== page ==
Improving Water by Removing Arsenic
By Marguerite Huber
If you lead an active and busy life like me, you probably don’t spend a lot of time thinking about what is in the water you drink. You just fill up your water bottle and are out the door.
But behind the scene a lot goes into making our water safe to drink. To protect public health, EPA regulates arsenic in drinking water. Arsenic is a semi-metal element that can enter drinking water supplies through natural deposits or from agricultural and industrial practices. Health effects due to prolonged excess exposure can include skin damage, circulatory system problems, and increased risk of cancer.
EPA initiated the Arsenic Removal Technology Demonstration Program to evaluate the performance, reliability, and cost of arsenic removal and the effect on water distribution systems. One type of arsenic removal system consists of a tank of adsorptive media that is similar to a home water softener.
As the water passes through the tank of media, the dissolved arsenic adsorbs on to surface of the media. Adsorption is not to be confused with absorption, which is the process in which a fluid is dissolved by a liquid or solid, such as water being absorbed by a sponge.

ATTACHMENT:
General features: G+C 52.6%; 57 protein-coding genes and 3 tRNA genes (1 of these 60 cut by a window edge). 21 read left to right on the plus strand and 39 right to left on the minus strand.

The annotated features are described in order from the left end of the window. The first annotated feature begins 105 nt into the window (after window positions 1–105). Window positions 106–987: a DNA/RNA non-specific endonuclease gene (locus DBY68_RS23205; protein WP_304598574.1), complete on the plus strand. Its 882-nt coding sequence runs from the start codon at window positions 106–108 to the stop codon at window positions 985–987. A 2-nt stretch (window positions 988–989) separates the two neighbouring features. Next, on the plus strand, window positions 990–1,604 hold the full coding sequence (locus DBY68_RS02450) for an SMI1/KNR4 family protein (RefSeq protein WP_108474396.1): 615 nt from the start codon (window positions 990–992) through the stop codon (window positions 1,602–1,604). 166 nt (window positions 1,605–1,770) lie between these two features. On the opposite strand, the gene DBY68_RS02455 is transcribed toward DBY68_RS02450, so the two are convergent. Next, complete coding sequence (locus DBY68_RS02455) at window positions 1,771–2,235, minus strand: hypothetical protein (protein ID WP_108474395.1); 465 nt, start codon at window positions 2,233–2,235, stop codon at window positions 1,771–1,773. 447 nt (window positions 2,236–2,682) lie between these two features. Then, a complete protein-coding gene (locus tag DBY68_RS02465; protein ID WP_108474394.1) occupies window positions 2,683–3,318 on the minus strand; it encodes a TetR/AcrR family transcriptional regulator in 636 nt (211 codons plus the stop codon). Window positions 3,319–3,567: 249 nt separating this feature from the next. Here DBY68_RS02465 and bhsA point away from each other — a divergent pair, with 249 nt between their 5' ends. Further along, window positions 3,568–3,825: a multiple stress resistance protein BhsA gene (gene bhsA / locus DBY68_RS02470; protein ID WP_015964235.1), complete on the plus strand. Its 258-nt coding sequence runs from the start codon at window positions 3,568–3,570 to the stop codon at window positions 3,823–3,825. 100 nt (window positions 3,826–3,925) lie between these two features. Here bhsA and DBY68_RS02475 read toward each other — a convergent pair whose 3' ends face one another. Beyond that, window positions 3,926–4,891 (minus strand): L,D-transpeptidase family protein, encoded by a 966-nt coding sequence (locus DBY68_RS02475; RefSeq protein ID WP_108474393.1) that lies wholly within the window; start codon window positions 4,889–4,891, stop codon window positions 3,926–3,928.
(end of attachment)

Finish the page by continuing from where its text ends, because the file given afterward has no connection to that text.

Adsorption on the other hand is the process in which atoms, ions or molecules, stick to a surface. Once the media reaches its arsenic removal capacity, the media must be replaced. Many water systems, such as the Twentynine Palms Water District in California, have experienced high operating costs due to frequent replacement of the adsorptive media.
EPA researchers partnered with Battelle to conduct lab and pilot studies to investigate the possibility of these media being reused to reduce costs. The study found that as much as 94% of the arsenic from exhausted media could be removed and the media could be regenerated.
Following the successful results of the laboratory regeneration study, EPA and Battelle demonstrated the efficiency of media regeneration in Twentynine Palms, CA. The testing led to substantial reductions in the operational cost, proving to be successful and that regeneration can work.
The goal of this research was to reduce operating costs, and since starting the regeneration program in 2010, Twentynine Palms Water district has been saving about $20,000 a year.
All in all, there is a lot of science and technology that bring you the clean water in your water bottle. I’m now going to stop and appreciate that each time I fill up my water bottle.
About the author: Marguerite Huber is a Student Contractor with EPA’s Science Communications Team.
Editor's Note: The opinions expressed here are those of the author. They do not reflect EPA policy, endorsement, or action.
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